In economics and political sciences, a large body of literature is devoted to understanding the relationship between economic crisis and reforms. It has been well documented that a period of reforms generally follows a period of crisis. Such a phenomenon has been appropriately termed as the “crisis hypothesis”. Reforms here can mean a variety of things depending upon the situation and specific country characteristics, but in more general terms it refers to open access to trade, reduction in barriers to entry and greater participation of the private sector.
From a theoretical perspective, crises induce reforms because the need for reforms is greatly felt after a crisis has occurred. The required reforms only become an issue when the current policy fails to accommodate economic growth; crises in these instances simply mean an extreme case of policy failure. More essentially, crises also pose an opportunity for reshuffling the power of interest groups, paving the way for reforms.
In majority literature, a crisis is often quoted as a significant economic deterioration. There is, however, very little discourse with regards to the parameters of the significant economic deterioration, a flaw that has perhaps made the crisis hypothesis one of a tautological nature, i.e., one that cannot be falsified, for if reforms have not happened it can be easily said that a crisis has not occurred.
The recent situation we find ourselves in can be linked to the crisis hypothesis, for the restrictions currently imposed as a means to reduce the effects of the virus will surely have economic repercussions. The question, therefore, is whether such repercussions will be severe and significant enough to induce reforms.
In fact, many have been quick to point out the opportunities that exist in evaluating the status quo and initiating reforms. Indeed, the situation does provide us an opportunity to evaluate the existent cases of policy failure; however, the initiation of reforms is a different matter altogether. Whether the reforms required will be pursued or not will ultimately depend upon the perception for the need for such reforms as a result of the significant economic deterioration.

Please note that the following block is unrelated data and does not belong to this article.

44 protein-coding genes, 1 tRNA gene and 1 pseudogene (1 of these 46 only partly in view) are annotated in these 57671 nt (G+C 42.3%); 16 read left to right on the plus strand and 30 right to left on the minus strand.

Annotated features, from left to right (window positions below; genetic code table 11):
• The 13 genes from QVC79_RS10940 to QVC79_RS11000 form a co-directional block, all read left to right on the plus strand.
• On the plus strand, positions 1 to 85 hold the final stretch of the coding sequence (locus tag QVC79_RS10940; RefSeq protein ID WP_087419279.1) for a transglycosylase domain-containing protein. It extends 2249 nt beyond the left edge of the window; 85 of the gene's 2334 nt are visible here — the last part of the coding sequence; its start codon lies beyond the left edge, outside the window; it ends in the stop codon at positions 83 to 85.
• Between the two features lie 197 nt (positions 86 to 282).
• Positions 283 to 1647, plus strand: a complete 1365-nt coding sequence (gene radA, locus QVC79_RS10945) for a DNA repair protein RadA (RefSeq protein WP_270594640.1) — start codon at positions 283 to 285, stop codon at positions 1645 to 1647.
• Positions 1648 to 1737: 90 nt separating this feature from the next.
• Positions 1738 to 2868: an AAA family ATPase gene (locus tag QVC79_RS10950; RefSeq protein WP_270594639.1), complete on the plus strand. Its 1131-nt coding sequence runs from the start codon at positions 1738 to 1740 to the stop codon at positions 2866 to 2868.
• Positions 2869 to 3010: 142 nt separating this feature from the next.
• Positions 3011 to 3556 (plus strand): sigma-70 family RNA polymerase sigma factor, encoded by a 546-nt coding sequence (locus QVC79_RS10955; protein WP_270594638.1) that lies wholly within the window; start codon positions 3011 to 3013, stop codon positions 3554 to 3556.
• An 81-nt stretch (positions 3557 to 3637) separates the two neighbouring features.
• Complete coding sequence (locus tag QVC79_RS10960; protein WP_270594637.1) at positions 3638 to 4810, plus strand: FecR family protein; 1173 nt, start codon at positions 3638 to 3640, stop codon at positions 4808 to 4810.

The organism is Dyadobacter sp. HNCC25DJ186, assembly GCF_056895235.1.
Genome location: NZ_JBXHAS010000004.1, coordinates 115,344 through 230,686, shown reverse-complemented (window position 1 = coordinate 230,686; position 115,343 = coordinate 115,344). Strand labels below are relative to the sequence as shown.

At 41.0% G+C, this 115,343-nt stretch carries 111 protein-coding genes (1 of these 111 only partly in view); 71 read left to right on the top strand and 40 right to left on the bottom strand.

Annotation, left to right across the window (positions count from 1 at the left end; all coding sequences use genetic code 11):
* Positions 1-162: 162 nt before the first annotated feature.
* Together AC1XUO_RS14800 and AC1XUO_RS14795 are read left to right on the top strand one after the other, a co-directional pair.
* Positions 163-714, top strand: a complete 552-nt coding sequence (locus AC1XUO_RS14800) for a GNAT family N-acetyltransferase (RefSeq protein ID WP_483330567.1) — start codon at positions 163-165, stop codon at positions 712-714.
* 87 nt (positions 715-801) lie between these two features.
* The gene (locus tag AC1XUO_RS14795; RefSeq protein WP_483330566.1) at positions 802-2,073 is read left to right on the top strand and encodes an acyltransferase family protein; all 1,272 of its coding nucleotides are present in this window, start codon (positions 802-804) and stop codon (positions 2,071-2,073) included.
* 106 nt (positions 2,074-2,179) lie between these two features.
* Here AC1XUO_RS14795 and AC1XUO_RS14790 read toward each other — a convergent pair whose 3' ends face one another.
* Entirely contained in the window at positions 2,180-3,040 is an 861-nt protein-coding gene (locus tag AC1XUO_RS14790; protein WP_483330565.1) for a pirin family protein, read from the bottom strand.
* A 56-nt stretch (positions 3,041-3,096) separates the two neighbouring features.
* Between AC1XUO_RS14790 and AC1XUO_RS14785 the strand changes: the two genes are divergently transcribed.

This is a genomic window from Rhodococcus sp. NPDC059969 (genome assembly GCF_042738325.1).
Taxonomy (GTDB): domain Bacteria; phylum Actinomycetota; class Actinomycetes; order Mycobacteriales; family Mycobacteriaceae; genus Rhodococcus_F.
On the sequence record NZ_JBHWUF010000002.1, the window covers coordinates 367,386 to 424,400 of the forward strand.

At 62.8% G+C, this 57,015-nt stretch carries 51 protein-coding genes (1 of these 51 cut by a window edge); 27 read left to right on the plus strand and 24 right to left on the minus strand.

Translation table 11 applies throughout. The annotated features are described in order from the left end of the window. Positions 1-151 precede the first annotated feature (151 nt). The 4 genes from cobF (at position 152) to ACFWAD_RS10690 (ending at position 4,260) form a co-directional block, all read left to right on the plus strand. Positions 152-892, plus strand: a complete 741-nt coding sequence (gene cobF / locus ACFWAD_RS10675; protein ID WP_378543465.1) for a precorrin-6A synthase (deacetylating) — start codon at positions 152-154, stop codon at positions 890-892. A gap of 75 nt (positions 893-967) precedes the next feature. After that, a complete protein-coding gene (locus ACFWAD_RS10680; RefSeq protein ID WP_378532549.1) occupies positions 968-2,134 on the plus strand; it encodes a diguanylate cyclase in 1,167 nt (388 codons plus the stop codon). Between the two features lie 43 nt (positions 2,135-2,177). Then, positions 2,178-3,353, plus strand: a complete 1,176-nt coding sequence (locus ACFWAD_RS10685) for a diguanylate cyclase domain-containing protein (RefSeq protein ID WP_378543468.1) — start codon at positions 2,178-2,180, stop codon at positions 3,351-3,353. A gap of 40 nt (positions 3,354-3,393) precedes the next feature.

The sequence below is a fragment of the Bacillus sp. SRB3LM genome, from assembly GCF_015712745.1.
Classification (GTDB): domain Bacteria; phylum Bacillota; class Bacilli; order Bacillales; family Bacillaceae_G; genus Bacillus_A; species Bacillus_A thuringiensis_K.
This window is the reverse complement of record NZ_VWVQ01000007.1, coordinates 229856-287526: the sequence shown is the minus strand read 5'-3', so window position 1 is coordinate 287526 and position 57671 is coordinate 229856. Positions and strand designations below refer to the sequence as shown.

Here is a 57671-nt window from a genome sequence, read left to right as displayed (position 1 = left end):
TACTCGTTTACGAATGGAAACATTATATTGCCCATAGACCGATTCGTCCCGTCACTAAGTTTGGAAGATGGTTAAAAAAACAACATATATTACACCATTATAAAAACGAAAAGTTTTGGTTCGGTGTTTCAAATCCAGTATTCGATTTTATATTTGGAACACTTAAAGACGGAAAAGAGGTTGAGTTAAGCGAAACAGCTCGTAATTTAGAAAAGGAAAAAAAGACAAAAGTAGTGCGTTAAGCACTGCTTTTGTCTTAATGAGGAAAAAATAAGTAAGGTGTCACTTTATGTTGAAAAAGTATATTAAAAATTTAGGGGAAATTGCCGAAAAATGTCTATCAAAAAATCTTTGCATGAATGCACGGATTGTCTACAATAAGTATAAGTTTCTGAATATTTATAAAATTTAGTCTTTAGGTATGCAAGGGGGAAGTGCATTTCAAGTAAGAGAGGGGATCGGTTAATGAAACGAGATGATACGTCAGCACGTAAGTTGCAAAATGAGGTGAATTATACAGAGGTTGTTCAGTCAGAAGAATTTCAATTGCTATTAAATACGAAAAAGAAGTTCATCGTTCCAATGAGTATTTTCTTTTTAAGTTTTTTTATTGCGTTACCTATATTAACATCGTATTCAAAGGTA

Although significant economic deterioration is a term with no well defined parameters, there do exist some historical evidences with regards to what form of crises can be termed as significant economic deterioration. The seminal work of Drazen and Easterly is perhaps the most influential in this regard. They find co-relation between high periods of inflation and black market premia and episodes of reforms that follow. In their own words, for extreme values of inflation and black market premia, the crisis hypothesis holds true. Extreme values here mean an average rate of inflation of 23 per cent and a black market premia of more than 69 percent.
Readily available data regarding inflation projection in Nepal suggest that the rate of inflation will average around seven to eight percentage till 2021. Although food-price inflation has increased as a result of the pandemic, overall inflation is forecast to remain steady as decline in non-food price inflation is expected to offset food-price inflation. The premia is calculated based on the difference between the actual exchange rate of the dollar and the exchange rate of the dollar in the black market. Data to this extent pertinent to the black market premia are not available readily. However so, inference of low black market premia can be drawn from the relatively low number of restrictions (with regards to the private sector) in Nepal as compared to episodes of high black market premia in African nations. Likewise, the availability of adequate exchange facilities and mechanisms to curb the existence of black markets for consumer goods itself can be a factor from which such inference can be made.
Based on historical evidence that shed light on some key parameters, it can be stated that the current pandemic-driven economic crisis is not significant enough to induce reforms. While the crisis itself has provided us with the unique opportunity to study and validate cases of policy failure, the policy failure is nowhere extreme enough to induce a realisation for the need of major policy changes. Whereas a greater threat of de-globalisation and state-led capitalism exists world-wide including in Nepal, an equally important threat is perhaps the continuation of the current status quo, as very little evidence supporting crisis-driven reforms is found.
Perhaps the continuation of cases of policy failure could also be significant enough to result in a political uprising, given Nepal’s own experience with previous uprisings resulting from periods of failures. Interestingly, however, previous episodes of uprisings have rarely led to correction of policy failures, specifically those that relate to private sector development (civil and political freedom, on the other hand, have relatively improved after each successive uprising).
Additionally, uprisings in the past have also stagnated growth for a period following the end of such revolt. On the bright side, recovery has also been moderately quick. The question, however, is whether we can afford an uprising or afford to continue with the status quo itself, a question that will require determining the trade-offs that exist in both instances.
– This article was originally published by Yatindra KC in The Himalayan Times on August 27, 2020.
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